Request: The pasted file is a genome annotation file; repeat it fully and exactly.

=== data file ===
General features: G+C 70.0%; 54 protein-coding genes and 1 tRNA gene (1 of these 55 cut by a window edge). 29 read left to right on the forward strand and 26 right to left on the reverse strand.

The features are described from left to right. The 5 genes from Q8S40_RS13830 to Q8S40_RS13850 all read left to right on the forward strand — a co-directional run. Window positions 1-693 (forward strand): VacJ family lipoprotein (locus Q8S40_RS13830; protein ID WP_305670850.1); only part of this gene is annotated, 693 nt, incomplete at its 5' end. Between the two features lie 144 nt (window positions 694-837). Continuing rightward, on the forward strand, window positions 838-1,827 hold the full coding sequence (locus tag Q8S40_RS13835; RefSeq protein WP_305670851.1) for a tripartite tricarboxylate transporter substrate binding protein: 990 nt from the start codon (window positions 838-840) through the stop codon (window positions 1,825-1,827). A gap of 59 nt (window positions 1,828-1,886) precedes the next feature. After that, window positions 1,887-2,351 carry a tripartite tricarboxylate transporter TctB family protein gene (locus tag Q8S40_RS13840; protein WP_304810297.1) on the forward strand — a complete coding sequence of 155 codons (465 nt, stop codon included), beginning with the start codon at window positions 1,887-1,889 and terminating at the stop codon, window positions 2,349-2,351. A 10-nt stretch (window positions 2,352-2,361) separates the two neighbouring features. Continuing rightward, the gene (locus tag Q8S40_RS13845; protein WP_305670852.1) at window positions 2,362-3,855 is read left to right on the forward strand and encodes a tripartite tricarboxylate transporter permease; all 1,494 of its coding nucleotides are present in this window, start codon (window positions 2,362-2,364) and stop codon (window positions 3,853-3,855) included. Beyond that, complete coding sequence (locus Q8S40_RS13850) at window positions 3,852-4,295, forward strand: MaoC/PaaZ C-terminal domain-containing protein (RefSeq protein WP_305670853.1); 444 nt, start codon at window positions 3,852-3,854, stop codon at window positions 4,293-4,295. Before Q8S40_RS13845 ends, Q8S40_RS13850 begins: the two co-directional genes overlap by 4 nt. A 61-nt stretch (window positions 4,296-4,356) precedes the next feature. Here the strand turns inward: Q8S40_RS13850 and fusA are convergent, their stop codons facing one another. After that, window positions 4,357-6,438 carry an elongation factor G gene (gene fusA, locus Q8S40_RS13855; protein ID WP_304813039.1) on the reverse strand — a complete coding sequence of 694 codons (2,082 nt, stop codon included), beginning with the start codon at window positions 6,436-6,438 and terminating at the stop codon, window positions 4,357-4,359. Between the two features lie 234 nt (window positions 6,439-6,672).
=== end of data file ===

General features: G+C 70.0%; 54 protein-coding genes and 1 tRNA gene (1 of these 55 cut by a window edge). 29 read left to right on the forward strand and 26 right to left on the reverse strand.

The features are described from left to right. The 5 genes from Q8S40_RS13830 to Q8S40_RS13850 all read left to right on the forward strand — a co-directional run. Window positions 1-693 (forward strand): VacJ family lipoprotein (locus Q8S40_RS13830; protein ID WP_305670850.1); only part of this gene is annotated, 693 nt, incomplete at its 5' end. Between the two features lie 144 nt (window positions 694-837). Continuing rightward, on the forward strand, window positions 838-1,827 hold the full coding sequence (locus tag Q8S40_RS13835; RefSeq protein WP_305670851.1) for a tripartite tricarboxylate transporter substrate binding protein: 990 nt from the start codon (window positions 838-840) through the stop codon (window positions 1,825-1,827). A gap of 59 nt (window positions 1,828-1,886) precedes the next feature. After that, window positions 1,887-2,351 carry a tripartite tricarboxylate transporter TctB family protein gene (locus tag Q8S40_RS13840; protein WP_304810297.1) on the forward strand — a complete coding sequence of 155 codons (465 nt, stop codon included), beginning with the start codon at window positions 1,887-1,889 and terminating at the stop codon, window positions 2,349-2,351. A 10-nt stretch (window positions 2,352-2,361) separates the two neighbouring features. Continuing rightward, the gene (locus tag Q8S40_RS13845; protein WP_305670852.1) at window positions 2,362-3,855 is read left to right on the forward strand and encodes a tripartite tricarboxylate transporter permease; all 1,494 of its coding nucleotides are present in this window, start codon (window positions 2,362-2,364) and stop codon (window positions 3,853-3,855) included. Beyond that, complete coding sequence (locus Q8S40_RS13850) at window positions 3,852-4,295, forward strand: MaoC/PaaZ C-terminal domain-containing protein (RefSeq protein WP_305670853.1); 444 nt, start codon at window positions 3,852-3,854, stop codon at window positions 4,293-4,295. Before Q8S40_RS13845 ends, Q8S40_RS13850 begins: the two co-directional genes overlap by 4 nt. A 61-nt stretch (window positions 4,296-4,356) precedes the next feature. Here the strand turns inward: Q8S40_RS13850 and fusA are convergent, their stop codons facing one another. After that, window positions 4,357-6,438 carry an elongation factor G gene (gene fusA, locus Q8S40_RS13855; protein ID WP_304813039.1) on the reverse strand — a complete coding sequence of 694 codons (2,082 nt, stop codon included), beginning with the start codon at window positions 6,436-6,438 and terminating at the stop codon, window positions 4,357-4,359. Between the two features lie 234 nt (window positions 6,439-6,672).